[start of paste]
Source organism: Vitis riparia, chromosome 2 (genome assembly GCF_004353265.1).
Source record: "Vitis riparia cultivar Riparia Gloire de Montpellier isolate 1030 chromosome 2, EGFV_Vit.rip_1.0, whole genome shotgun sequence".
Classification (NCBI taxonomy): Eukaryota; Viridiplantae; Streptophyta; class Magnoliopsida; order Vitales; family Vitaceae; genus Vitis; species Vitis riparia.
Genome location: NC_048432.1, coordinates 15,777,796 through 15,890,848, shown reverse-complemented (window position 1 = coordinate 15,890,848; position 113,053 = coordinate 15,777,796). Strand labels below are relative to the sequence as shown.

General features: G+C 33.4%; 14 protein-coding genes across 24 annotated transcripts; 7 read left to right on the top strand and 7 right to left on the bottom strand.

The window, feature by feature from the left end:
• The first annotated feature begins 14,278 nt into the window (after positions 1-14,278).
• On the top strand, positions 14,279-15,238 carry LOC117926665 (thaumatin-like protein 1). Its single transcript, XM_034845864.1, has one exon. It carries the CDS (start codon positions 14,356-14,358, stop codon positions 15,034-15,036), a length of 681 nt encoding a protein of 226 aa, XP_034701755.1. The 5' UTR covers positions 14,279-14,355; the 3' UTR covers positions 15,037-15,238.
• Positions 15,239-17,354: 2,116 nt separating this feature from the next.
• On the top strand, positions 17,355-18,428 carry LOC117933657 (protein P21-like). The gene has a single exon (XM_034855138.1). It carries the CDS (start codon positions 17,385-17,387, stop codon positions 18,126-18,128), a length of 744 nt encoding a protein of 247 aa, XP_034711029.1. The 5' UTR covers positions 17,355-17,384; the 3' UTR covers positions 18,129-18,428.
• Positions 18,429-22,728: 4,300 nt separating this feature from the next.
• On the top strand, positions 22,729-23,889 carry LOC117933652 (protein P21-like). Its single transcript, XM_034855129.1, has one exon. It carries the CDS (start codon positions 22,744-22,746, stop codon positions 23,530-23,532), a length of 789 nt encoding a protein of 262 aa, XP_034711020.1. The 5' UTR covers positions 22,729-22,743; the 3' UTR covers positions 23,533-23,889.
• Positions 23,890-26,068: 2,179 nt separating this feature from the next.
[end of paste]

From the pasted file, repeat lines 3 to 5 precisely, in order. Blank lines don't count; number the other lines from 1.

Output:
Classification (NCBI taxonomy): Eukaryota; Viridiplantae; Streptophyta; class Magnoliopsida; order Vitales; family Vitaceae; genus Vitis; species Vitis riparia.
Genome location: NC_048432.1, coordinates 15,777,796 through 15,890,848, shown reverse-complemented (window position 1 = coordinate 15,890,848; position 113,053 = coordinate 15,777,796). Strand labels below are relative to the sequence as shown.

General features: G+C 33.4%; 14 protein-coding genes across 24 annotated transcripts; 7 read left to right on the top strand and 7 right to left on the bottom strand.